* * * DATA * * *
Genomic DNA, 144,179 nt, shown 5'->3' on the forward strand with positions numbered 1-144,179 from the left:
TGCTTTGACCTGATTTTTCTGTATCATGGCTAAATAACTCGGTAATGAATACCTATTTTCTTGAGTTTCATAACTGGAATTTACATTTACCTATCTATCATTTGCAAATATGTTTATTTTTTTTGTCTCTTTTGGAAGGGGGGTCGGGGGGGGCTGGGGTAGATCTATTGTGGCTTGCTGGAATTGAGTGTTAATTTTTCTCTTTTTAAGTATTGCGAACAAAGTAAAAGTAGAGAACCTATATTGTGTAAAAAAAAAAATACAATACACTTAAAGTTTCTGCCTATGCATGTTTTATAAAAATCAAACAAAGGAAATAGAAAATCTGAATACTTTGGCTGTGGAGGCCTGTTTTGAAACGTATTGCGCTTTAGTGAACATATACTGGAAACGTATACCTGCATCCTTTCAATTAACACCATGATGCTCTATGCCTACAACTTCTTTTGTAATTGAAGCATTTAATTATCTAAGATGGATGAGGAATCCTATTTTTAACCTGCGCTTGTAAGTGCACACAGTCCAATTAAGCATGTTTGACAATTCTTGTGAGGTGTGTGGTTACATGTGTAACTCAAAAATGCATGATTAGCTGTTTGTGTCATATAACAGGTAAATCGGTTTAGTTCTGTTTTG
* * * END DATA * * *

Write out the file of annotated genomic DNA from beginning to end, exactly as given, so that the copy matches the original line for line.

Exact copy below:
Genomic DNA, 144,179 nt, shown 5'->3' on the forward strand with positions numbered 1-144,179 from the left:
TGCTTTGACCTGATTTTTCTGTATCATGGCTAAATAACTCGGTAATGAATACCTATTTTCTTGAGTTTCATAACTGGAATTTACATTTACCTATCTATCATTTGCAAATATGTTTATTTTTTTTGTCTCTTTTGGAAGGGGGGTCGGGGGGGGCTGGGGTAGATCTATTGTGGCTTGCTGGAATTGAGTGTTAATTTTTCTCTTTTTAAGTATTGCGAACAAAGTAAAAGTAGAGAACCTATATTGTGTAAAAAAAAAAATACAATACACTTAAAGTTTCTGCCTATGCATGTTTTATAAAAATCAAACAAAGGAAATAGAAAATCTGAATACTTTGGCTGTGGAGGCCTGTTTTGAAACGTATTGCGCTTTAGTGAACATATACTGGAAACGTATACCTGCATCCTTTCAATTAACACCATGATGCTCTATGCCTACAACTTCTTTTGTAATTGAAGCATTTAATTATCTAAGATGGATGAGGAATCCTATTTTTAACCTGCGCTTGTAAGTGCACACAGTCCAATTAAGCATGTTTGACAATTCTTGTGAGGTGTGTGGTTACATGTGTAACTCAAAAATGCATGATTAGCTGTTTGTGTCATATAACAGGTAAATCGGTTTAGTTCTGTTTTG